Ukraine plans to ban many books in Russian as part of a battle against wartime propaganda, but the new law has divided both literature lovers and booksellers.
“We should not confuse Russian fascism with Russian culture,” said Olexander Drobin, bookseller at the massive Petrivka book market in the capital, Kyiv.
“They made this law but nobody knows how to apply it. Should we take these books, pile them up in the street and burn them?”
Anatoly Gounko, another bookseller in the market, whose wares are almost all in Ukrainian, said the law was “necessary”.
However, he said that even he found it “a little hard to say that you should speak Ukrainian and not Russian”.
“Why should Russian belong only to Russia? Three hundred million people in the world speak Russian.”
The Ukrainian parliament approved several bills on June 19 aimed at “protecting culture from Russian propaganda”.
The new laws will come into force once signed by President Volodymyr Zelensky.
They ban all books published in Russia and Belarus, Moscow’s close ally in the war against Ukraine – regardless of the author.
Anyone who breaks the law faces a fine.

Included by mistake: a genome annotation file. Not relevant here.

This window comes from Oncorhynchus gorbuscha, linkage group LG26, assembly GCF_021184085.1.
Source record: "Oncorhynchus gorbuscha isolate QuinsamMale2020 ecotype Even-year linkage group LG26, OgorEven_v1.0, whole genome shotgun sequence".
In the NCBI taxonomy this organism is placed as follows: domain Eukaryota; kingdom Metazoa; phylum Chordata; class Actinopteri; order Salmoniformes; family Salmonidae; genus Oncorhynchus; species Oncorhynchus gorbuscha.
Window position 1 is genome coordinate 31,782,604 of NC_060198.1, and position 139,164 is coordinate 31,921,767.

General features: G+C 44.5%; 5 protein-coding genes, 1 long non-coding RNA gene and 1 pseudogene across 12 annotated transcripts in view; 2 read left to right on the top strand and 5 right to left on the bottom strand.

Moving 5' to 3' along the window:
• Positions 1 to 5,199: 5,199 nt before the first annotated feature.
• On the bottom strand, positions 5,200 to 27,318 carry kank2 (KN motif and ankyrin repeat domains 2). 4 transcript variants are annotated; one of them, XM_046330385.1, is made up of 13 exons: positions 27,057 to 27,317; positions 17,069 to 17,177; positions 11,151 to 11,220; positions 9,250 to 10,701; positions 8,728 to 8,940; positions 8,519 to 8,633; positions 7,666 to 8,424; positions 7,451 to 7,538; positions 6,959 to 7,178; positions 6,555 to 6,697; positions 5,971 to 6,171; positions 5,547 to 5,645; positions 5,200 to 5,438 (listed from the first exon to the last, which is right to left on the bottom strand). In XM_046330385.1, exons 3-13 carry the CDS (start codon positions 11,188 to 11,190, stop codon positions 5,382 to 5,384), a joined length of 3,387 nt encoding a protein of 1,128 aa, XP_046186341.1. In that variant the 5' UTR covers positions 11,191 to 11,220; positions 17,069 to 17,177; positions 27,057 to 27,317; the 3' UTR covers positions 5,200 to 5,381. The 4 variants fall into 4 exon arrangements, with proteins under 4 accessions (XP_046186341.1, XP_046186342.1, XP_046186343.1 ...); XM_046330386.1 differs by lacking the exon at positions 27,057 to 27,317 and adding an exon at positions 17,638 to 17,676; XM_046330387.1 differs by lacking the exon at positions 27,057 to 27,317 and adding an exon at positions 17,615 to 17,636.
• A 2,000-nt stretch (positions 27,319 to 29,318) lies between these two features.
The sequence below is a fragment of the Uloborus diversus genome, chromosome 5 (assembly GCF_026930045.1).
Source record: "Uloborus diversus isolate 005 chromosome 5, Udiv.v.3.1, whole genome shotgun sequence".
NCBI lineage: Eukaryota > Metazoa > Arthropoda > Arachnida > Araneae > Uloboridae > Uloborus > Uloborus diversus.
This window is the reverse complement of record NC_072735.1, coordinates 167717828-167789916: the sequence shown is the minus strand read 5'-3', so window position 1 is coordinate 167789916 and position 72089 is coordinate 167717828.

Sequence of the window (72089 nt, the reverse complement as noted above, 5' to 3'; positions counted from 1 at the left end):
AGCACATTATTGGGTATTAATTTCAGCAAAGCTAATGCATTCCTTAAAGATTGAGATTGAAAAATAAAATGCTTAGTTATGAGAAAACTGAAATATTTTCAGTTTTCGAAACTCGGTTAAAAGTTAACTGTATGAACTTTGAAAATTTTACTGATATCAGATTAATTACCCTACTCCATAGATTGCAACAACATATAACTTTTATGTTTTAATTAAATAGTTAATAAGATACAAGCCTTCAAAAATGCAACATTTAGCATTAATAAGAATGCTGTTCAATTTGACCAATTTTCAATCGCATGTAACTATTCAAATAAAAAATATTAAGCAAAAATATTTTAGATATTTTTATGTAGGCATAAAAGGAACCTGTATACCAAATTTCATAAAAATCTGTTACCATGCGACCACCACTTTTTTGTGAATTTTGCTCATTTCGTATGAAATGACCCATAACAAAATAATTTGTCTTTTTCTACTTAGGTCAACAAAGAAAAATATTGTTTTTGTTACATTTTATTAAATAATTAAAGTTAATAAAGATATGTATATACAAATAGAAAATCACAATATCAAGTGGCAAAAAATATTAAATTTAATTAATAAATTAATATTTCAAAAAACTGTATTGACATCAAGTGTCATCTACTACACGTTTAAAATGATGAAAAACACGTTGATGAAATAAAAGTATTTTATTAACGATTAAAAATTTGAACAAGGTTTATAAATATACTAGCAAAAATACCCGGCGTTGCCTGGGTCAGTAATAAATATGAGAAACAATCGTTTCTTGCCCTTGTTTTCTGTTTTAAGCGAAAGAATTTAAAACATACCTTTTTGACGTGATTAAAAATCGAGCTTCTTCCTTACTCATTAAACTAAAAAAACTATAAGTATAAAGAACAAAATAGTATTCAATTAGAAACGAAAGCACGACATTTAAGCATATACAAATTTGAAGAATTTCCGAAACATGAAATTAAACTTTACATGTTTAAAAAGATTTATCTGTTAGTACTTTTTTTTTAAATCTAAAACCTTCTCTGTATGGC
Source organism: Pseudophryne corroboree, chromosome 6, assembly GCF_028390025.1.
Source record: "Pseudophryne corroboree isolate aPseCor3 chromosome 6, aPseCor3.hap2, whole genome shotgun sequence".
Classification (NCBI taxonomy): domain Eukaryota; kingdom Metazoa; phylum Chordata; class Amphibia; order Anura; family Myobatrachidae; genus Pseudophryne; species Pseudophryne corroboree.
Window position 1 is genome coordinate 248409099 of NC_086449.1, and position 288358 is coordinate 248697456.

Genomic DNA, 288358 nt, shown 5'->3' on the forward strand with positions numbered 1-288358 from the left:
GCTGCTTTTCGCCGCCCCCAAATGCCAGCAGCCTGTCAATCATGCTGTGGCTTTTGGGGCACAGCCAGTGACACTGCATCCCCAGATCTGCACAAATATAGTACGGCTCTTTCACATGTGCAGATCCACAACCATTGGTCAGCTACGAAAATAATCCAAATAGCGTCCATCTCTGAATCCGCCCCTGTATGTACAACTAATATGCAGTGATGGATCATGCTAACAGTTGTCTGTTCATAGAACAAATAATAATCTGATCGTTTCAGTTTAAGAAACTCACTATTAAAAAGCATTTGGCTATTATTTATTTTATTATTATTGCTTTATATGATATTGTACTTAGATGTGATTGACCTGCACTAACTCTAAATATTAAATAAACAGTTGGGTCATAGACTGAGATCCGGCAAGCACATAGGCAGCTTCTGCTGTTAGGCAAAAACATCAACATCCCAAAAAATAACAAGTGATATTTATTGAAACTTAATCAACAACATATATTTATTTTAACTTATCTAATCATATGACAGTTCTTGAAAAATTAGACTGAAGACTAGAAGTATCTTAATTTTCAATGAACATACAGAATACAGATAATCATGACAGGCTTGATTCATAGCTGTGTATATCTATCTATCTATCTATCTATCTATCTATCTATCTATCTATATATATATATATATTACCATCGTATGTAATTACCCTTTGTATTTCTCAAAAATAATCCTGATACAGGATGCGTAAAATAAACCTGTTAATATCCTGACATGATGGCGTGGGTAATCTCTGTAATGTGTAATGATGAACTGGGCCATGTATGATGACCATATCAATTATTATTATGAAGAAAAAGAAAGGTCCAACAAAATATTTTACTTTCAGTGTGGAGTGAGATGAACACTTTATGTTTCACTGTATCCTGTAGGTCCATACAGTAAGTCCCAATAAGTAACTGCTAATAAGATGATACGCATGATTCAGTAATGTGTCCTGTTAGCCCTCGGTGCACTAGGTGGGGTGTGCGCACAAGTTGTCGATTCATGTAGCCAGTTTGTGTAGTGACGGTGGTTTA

The use on television and in public places of Russian music composed after 1991 is also prohibited.
But enforcing the laws could be tricky.
Books printed in Russian but published in Ukraine or countries other than Russia and Belarus would theoretically still be allowed – as long as they were originally written in Russian and the author is not considered ” hostile” to Ukraine.
The great classics of Russian literature, such as the works of Pushkin and Tolstoy, would also be spared.
“Concentrate on defending the country”
Four months after the invasion of Ukraine by Russia on February 24, the new texts reinforce the legislative arsenal built up in recent years to “decommunize” and “de-Russify” the former Soviet republic and promote the Ukrainian language. .
But Drobin is not convinced.
“These (latest) laws go too far. Some people probably wanted to show that they were real patriots but that’s not the way to do it.
“Half the population is Russian-speaking, and Russian culture is important. There are many good things in Russian history,” he said.
He said the government should “focus on defending the country”.
Gounko begged to disagree.
“To quote the Romans: ‘The law may be harsh but still the law,'” he said.
Nadia, a bookseller who declined to give her last name, also defended the new laws.
“When the war started, people started reading books in Ukrainian. We have a lot of great writers,” she said.
“It (the ban) is more about people selling recently published books,” she said.
‘Dead for me’
Book lovers also seem divided.
“There are more pressing issues. It’s infantile,” sniffed Natasha Sikorska, a customer at the market.
“I completely disagree with the banning of Russian literature. It’s not Russian propaganda. It’s history. It’s education,” he said. she stated.
Her friend, who declined to be identified, disagreed.
“I read a lot of Russian literature. I liked it then and I like it now. But honestly, since February 24, it’s dead for me,” she said. -AFP